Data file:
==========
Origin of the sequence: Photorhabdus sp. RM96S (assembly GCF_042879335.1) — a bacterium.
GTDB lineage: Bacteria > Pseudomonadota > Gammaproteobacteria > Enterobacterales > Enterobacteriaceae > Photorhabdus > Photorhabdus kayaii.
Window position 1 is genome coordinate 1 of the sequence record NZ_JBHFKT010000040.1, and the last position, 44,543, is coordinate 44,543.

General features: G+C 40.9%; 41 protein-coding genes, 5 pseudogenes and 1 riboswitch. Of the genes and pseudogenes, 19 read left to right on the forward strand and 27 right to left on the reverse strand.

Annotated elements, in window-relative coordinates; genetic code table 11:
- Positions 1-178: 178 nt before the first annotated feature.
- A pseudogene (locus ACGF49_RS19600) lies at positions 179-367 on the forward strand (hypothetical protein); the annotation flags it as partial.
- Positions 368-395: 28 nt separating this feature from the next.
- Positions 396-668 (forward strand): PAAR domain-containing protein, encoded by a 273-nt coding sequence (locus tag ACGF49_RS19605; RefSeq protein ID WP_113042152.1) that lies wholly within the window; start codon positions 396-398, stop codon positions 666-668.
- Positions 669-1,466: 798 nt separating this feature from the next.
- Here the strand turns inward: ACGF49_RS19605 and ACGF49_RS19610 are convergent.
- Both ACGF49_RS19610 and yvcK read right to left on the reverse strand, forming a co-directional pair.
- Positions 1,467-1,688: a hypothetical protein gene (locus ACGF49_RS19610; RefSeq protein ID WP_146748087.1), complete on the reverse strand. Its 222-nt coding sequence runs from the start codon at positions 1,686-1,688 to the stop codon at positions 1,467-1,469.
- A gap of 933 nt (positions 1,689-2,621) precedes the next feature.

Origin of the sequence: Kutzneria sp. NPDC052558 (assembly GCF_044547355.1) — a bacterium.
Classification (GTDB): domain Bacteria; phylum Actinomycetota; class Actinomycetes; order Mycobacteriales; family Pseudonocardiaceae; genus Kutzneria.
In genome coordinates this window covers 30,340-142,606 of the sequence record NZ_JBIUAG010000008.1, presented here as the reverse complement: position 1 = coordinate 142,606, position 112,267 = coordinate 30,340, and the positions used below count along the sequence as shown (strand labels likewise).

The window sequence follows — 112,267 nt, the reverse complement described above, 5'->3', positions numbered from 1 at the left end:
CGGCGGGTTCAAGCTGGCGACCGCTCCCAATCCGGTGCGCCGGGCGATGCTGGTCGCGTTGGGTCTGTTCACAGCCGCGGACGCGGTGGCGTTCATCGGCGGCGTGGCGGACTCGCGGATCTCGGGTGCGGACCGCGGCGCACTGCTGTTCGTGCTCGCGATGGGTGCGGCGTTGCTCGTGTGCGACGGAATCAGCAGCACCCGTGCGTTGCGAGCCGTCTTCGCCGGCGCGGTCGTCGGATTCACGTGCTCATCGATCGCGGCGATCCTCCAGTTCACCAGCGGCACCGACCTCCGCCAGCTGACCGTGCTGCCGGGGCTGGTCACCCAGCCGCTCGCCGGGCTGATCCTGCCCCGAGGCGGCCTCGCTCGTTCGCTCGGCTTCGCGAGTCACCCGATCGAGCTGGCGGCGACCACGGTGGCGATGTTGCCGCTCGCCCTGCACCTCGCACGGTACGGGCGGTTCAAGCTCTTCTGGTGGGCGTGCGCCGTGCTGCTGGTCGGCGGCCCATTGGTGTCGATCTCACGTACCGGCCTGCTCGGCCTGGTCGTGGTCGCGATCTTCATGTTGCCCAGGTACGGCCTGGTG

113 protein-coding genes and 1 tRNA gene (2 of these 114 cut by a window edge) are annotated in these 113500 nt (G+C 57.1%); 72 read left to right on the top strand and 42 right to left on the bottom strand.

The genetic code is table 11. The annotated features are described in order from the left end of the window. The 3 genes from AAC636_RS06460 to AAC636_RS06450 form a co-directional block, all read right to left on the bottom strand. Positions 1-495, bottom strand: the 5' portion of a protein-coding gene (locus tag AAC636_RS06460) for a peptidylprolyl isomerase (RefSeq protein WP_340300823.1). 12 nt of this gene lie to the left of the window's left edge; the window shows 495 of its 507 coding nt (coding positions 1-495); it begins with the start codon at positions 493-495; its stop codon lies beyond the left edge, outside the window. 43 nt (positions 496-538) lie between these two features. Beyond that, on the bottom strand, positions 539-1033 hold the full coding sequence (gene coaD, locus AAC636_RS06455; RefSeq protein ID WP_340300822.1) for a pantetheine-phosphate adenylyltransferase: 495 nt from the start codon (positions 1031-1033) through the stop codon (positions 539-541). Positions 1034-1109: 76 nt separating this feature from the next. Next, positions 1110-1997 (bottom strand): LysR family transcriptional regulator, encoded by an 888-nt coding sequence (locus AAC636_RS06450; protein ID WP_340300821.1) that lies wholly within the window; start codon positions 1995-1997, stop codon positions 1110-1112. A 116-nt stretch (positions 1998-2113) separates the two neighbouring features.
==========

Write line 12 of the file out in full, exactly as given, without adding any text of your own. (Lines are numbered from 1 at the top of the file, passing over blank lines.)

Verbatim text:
- Both ACGF49_RS19610 and yvcK read right to left on the reverse strand, forming a co-directional pair.